Each year, public sector contracts account fully for nearly 40% of construction work available. These commissions total in value of over 33 billion. To claim a percentage of the construction budget, businesses must secure tenders. The tender process is the method businesses are needed to follow to create their bid on construction contracts. Tender opportunities vary based upon the requirements of people and private sectors.
Sectors where construction tenders are plentiful include schools, hospitals, social housing and roads. The housing sector alone accounted for over 1.7bn in construction construction across all departments. Tenders are usually linked to construction machinery, construction equipment, roof works, special trade construction works, repairs of building installations, maintenance service of building installations, architectural contracts and other related services.
Local Authorities & Construction Contracts
Local authorities have budgeted expenditures in the UK for 2010-2011 year at 121.9 billion. Fourteen percent of the budget is likely to be spent on housing, and 38% of the budget is likely to be spent on education. Currently, the UK local authorities have several construction contracts underway and several more planned. A number of these contracts include:
The budget percentages aren’t indicative of the remaining contracts in construction for 2010-2011. A sizable percentage of the construction contracts is going to be allocated towards construction projects linked to health. The Department of Transport and Department of Children, Schools and Families also account fully for a significant percentage of the budget. Over 17 million is going to be spent in the Department of Health, and over 26 million in the Department of Transport is remaining on the budget for this year. Over 8 million in contracts are remaining and is going to be allocated towards construction linked to education.
Construction Tendering Process
The construction tendering process is similar to obtaining tenders in other industries. Most businesses simply locate a tender provider, select a tender and bid for the business. Since the government supplies 25% of local employment, many construction tenders are public contracts. Hence, many businesses count on government tenders as a vital supply of income. The private sector may offer tenders through tender opportunity providers. Tenders are supplied online, by phone or by email. Depending upon the mode of retrieval, tender searches vary. Elaborate websites have been developed to create tender searching easier and more convenient. When tenders are displayed in real-time, businesses that identify them quickly have a competitive advantage.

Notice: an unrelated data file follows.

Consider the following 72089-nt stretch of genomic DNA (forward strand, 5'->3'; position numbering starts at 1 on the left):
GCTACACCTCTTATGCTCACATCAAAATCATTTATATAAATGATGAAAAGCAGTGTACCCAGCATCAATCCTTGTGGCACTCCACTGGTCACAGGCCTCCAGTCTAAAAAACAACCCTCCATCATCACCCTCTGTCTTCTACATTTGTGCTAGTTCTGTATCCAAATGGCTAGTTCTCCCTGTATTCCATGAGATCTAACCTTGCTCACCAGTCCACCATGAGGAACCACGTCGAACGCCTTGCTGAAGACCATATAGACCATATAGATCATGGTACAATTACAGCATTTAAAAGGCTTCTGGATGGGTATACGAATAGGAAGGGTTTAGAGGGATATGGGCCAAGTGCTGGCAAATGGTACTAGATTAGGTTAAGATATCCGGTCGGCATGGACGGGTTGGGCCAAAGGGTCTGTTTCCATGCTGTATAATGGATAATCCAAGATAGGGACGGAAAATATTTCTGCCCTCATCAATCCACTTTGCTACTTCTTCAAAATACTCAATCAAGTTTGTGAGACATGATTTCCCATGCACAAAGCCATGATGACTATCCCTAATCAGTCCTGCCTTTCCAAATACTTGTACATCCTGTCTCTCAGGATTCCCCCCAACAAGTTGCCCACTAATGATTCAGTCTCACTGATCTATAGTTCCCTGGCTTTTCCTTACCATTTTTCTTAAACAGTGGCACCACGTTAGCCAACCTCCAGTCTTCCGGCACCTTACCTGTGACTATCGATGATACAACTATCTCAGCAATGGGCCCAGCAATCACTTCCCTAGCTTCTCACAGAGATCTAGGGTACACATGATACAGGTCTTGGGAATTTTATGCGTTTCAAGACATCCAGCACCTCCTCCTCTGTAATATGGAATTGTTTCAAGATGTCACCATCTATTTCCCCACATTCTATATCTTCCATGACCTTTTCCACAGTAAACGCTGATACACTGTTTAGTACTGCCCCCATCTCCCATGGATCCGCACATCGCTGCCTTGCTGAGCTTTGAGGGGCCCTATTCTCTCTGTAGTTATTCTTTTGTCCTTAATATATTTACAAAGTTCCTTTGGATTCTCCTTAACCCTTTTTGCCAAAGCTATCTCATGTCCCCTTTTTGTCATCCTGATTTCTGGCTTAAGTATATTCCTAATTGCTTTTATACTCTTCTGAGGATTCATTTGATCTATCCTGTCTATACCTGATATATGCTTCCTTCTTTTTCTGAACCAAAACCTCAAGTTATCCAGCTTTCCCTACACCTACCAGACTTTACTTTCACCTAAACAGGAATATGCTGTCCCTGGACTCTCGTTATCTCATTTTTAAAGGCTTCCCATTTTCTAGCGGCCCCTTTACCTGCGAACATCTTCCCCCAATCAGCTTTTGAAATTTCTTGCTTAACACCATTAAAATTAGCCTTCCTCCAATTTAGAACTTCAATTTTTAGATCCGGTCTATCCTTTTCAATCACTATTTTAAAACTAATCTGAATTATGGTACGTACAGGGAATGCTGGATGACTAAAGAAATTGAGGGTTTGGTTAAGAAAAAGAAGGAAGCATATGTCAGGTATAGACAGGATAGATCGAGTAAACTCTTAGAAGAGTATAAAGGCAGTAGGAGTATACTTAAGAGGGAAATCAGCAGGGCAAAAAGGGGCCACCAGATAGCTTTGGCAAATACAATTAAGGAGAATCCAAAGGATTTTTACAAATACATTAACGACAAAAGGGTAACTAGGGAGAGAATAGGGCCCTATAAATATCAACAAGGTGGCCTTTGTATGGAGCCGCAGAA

Selecting a suitable tender provider is practically as important as bidding for the opportunity. Many tender providers offer construction businesses more opportunities than others. The more opportunities open to businesses, the more likely the business will land a feasible contract. Ensure that the tender provider offers tenders from both people and private sector. This will guarantee your construction company finds the very best opportunities.
Through tender websites, businesses may seek out tenders by industry, region or other advanced methods. During registration, some websites will gather information regarding the business to deliver relevant tender opportunities via email. When the organization finds a relevant tender, an agent of the organization will prepare a PQQ or ITT. These documents contain questions that businesses must adequately answer concerning the opportunity. The questions must be answered thoroughly to show your business’s competitive advantage over other businesses bidding for the same construction contracts.
Some firms that apply frequently for construction contracts might be tempted to copy and paste answers into the fields provided. While this saves the organization time, often the information isn’t relevant to the question asked. If the information isn’t relevant, this will make the organization appear less informed about the opportunity. The evaluator will select another applicant that provided a detailed description of how a project is going to be completed. The business with the lowest bid that meets the project’s needs will win the contract. Once the bid is won, the construction company is expected to generally meet the criteria outlined in the bid, such as the bid price. Those who don’t might be penalized.
Businesses that are dedicated to local authority contracts should observe that small and medium-sized businesses are considered. In 2004 and 2005, these businesses won 59% of the total local authority contracts. Construction contracts were included in this percentage. These types of businesses are encouraged to make the most of the neighborhood authority budgets as well.
Lower Value Contracts
Contracts valued under 100,000 are believed lower value contracts. Some contracts are bid below cost to provide services under special circumstances. A number of these lower value tenders tend to be present in construction, transport, security and electrical. Businesses should remember that these contracts exist. Lower value tenders serve as an alternative supply of income. Firms that perform well on these contracts may be viewed for other tenders at full value.